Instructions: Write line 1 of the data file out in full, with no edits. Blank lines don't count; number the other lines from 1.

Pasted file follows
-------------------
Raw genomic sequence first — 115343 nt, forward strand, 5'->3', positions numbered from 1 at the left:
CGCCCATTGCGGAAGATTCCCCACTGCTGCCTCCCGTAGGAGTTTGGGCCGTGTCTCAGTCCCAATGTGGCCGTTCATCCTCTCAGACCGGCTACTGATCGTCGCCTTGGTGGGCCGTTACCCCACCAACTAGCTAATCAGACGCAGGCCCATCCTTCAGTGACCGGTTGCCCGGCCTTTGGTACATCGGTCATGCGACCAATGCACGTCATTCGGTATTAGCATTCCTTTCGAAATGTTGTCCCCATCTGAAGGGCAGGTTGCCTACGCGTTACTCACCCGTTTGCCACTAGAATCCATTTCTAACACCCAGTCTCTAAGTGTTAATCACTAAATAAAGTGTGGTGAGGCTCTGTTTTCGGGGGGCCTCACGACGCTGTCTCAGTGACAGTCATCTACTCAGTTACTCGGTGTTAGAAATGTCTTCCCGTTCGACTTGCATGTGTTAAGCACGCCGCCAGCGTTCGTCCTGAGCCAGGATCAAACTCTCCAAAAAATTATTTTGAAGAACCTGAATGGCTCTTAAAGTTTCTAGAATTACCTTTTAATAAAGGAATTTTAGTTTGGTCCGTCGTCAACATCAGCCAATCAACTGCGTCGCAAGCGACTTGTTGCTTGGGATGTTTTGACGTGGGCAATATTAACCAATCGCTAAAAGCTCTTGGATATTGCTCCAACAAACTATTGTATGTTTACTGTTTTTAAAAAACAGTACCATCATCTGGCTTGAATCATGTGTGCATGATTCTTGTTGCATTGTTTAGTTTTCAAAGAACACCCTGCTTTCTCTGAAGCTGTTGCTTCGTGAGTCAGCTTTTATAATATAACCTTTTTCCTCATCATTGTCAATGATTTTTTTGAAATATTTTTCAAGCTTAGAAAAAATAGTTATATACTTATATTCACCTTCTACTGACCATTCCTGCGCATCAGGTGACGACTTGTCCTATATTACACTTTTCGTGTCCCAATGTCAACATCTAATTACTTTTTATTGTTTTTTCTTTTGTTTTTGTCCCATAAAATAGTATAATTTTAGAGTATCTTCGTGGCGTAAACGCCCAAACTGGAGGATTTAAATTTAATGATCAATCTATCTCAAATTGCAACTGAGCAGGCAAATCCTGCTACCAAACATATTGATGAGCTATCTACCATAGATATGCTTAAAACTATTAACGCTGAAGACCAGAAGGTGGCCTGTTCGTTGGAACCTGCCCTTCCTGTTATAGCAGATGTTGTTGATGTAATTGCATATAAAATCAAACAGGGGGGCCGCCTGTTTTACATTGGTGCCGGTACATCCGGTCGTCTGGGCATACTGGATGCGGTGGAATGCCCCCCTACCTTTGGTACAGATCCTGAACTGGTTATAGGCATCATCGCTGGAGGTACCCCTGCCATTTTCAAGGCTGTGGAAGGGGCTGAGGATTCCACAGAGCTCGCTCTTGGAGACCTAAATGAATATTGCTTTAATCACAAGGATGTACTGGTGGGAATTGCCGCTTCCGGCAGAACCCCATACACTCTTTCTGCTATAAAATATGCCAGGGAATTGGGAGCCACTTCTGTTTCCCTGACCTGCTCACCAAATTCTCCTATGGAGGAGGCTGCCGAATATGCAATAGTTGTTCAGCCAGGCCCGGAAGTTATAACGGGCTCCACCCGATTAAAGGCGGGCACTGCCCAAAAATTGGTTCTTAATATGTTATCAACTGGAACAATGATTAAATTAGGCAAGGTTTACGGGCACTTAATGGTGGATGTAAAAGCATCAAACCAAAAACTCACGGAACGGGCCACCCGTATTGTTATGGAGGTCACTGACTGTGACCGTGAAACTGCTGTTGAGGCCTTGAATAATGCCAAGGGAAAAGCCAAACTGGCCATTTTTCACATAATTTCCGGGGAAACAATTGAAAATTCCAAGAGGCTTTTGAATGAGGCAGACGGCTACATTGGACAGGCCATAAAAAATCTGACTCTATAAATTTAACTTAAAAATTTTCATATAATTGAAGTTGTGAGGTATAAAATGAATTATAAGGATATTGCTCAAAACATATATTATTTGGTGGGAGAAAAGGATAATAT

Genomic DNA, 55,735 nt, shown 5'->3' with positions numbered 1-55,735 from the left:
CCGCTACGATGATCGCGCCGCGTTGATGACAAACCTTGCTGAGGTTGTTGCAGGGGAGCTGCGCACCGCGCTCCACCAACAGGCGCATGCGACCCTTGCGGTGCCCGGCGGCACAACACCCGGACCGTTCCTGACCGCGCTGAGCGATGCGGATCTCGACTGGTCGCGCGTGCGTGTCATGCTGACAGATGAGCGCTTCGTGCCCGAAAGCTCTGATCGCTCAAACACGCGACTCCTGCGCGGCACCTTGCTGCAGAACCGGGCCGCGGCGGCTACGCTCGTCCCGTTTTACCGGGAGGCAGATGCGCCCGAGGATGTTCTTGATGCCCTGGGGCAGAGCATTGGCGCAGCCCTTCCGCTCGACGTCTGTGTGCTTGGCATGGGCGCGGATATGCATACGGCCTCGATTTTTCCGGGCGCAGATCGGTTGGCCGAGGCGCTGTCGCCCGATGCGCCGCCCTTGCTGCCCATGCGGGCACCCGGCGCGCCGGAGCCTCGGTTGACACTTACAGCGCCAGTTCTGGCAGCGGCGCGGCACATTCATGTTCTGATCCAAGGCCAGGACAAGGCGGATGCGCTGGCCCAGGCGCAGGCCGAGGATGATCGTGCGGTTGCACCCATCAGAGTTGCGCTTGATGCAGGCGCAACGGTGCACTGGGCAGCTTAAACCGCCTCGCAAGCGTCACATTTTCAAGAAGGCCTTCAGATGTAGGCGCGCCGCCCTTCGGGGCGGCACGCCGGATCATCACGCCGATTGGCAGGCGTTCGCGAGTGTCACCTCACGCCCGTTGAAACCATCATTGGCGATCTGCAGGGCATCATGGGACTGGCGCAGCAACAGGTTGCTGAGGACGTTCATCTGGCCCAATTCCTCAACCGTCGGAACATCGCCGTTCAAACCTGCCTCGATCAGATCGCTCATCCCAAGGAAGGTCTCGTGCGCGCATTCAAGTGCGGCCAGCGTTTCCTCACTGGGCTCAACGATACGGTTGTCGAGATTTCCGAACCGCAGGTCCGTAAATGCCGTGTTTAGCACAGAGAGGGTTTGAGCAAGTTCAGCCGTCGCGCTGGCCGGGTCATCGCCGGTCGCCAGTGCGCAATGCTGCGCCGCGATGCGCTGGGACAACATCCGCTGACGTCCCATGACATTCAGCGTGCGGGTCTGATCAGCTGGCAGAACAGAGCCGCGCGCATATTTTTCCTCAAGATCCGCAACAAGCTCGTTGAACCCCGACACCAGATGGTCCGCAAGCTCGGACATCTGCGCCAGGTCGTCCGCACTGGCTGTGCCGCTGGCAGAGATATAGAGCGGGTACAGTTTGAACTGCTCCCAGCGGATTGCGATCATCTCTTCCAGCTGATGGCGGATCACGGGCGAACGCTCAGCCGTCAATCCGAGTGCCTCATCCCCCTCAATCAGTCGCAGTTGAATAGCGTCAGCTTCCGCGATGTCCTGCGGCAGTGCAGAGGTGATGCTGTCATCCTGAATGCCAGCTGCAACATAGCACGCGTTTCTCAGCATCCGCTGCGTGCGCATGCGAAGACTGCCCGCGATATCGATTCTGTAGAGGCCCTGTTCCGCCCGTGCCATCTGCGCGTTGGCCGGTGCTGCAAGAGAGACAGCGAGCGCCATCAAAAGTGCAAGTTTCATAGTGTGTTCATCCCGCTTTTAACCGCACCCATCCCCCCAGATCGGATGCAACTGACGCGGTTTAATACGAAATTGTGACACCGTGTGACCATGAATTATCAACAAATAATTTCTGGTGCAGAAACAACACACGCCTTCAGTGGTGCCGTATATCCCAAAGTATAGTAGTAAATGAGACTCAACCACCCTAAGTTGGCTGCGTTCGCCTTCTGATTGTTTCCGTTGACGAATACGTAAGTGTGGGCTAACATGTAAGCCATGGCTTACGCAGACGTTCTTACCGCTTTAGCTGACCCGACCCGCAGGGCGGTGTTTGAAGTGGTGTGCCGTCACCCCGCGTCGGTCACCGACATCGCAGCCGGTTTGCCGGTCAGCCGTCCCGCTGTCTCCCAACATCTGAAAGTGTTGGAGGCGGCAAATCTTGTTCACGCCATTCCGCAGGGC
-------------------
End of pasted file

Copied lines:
Raw genomic sequence first — 115343 nt, forward strand, 5'->3', positions numbered from 1 at the left: